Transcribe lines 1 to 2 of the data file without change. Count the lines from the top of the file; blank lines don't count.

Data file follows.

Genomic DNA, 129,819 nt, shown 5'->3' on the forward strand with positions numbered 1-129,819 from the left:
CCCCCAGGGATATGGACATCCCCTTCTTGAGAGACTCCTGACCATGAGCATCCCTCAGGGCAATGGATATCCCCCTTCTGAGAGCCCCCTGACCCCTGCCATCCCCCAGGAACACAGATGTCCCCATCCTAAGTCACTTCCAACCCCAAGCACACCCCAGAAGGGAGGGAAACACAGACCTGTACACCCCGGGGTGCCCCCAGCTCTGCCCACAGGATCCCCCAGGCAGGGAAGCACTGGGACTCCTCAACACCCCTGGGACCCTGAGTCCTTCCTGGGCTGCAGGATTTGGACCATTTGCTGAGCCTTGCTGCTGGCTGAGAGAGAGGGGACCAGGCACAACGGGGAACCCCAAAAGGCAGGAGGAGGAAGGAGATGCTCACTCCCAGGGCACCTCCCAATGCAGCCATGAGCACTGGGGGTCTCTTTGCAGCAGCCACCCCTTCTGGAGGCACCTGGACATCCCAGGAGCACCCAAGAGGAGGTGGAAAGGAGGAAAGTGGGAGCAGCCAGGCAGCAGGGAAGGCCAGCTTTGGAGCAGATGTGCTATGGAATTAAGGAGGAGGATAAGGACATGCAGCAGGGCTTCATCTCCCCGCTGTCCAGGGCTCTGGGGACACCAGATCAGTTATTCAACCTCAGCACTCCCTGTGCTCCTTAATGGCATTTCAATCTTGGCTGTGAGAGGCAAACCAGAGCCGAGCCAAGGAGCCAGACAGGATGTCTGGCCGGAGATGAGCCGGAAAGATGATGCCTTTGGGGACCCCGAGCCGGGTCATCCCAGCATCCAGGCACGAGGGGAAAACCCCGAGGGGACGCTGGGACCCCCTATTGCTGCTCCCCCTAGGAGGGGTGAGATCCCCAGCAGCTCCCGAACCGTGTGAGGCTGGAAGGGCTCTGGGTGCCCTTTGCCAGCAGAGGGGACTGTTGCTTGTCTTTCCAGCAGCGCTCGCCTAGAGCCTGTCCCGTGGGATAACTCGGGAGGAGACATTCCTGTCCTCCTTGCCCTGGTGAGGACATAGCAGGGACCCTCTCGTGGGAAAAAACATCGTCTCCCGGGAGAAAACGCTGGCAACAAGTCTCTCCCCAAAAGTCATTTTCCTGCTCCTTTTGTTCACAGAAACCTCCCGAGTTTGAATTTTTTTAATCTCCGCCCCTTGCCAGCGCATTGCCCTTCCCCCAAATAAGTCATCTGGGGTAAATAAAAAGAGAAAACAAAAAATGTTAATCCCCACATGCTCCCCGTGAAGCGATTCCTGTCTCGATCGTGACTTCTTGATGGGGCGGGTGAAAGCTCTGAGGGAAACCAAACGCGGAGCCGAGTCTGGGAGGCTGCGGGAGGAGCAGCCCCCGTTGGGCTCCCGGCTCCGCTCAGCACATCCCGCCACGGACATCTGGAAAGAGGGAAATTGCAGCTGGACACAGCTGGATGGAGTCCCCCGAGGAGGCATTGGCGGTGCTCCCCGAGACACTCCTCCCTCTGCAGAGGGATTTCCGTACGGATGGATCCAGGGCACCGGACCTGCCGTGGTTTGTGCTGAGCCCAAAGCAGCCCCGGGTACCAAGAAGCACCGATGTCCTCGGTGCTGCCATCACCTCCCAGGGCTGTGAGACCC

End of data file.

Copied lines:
Genomic DNA, 129,819 nt, shown 5'->3' on the forward strand with positions numbered 1-129,819 from the left:
CCCCCAGGGATATGGACATCCCCTTCTTGAGAGACTCCTGACCATGAGCATCCCTCAGGGCAATGGATATCCCCCTTCTGAGAGCCCCCTGACCCCTGCCATCCCCCAGGAACACAGATGTCCCCATCCTAAGTCACTTCCAACCCCAAGCACACCCCAGAAGGGAGGGAAACACAGACCTGTACACCCCGGGGTGCCCCCAGCTCTGCCCACAGGATCCCCCAGGCAGGGAAGCACTGGGACTCCTCAACACCCCTGGGACCCTGAGTCCTTCCTGGGCTGCAGGATTTGGACCATTTGCTGAGCCTTGCTGCTGGCTGAGAGAGAGGGGACCAGGCACAACGGGGAACCCCAAAAGGCAGGAGGAGGAAGGAGATGCTCACTCCCAGGGCACCTCCCAATGCAGCCATGAGCACTGGGGGTCTCTTTGCAGCAGCCACCCCTTCTGGAGGCACCTGGACATCCCAGGAGCACCCAAGAGGAGGTGGAAAGGAGGAAAGTGGGAGCAGCCAGGCAGCAGGGAAGGCCAGCTTTGGAGCAGATGTGCTATGGAATTAAGGAGGAGGATAAGGACATGCAGCAGGGCTTCATCTCCCCGCTGTCCAGGGCTCTGGGGACACCAGATCAGTTATTCAACCTCAGCACTCCCTGTGCTCCTTAATGGCATTTCAATCTTGGCTGTGAGAGGCAAACCAGAGCCGAGCCAAGGAGCCAGACAGGATGTCTGGCCGGAGATGAGCCGGAAAGATGATGCCTTTGGGGACCCCGAGCCGGGTCATCCCAGCATCCAGGCACGAGGGGAAAACCCCGAGGGGACGCTGGGACCCCCTATTGCTGCTCCCCCTAGGAGGGGTGAGATCCCCAGCAGCTCCCGAACCGTGTGAGGCTGGAAGGGCTCTGGGTGCCCTTTGCCAGCAGAGGGGACTGTTGCTTGTCTTTCCAGCAGCGCTCGCCTAGAGCCTGTCCCGTGGGATAACTCGGGAGGAGACATTCCTGTCCTCCTTGCCCTGGTGAGGACATAGCAGGGACCCTCTCGTGGGAAAAAACATCGTCTCCCGGGAGAAAACGCTGGCAACAAGTCTCTCCCCAAAAGTCATTTTCCTGCTCCTTTTGTTCACAGAAACCTCCCGAGTTTGAATTTTTTTAATCTCCGCCCCTTGCCAGCGCATTGCCCTTCCCCCAAATAAGTCATCTGGGGTAAATAAAAAGAGAAAACAAAAAATGTTAATCCCCACATGCTCCCCGTGAAGCGATTCCTGTCTCGATCGTGACTTCTTGATGGGGCGGGTGAAAGCTCTGAGGGAAACCAAACGCGGAGCCGAGTCTGGGAGGCTGCGGGAGGAGCAGCCCCCGTTGGGCTCCCGGCTCCGCTCAGCACATCCCGCCACGGACATCTGGAAAGAGGGAAATTGCAGCTGGACACAGCTGGATGGAGTCCCCCGAGGAGGCATTGGCGGTGCTCCCCGAGACACTCCTCCCTCTGCAGAGGGATTTCCGTACGGATGGATCCAGGGCACCGGACCTGCCGTGGTTTGTGCTGAGCCCAAAGCAGCCCCGGGTACCAAGAAGCACCGATGTCCTCGGTGCTGCCATCACCTCCCAGGGCTGTGAGACCC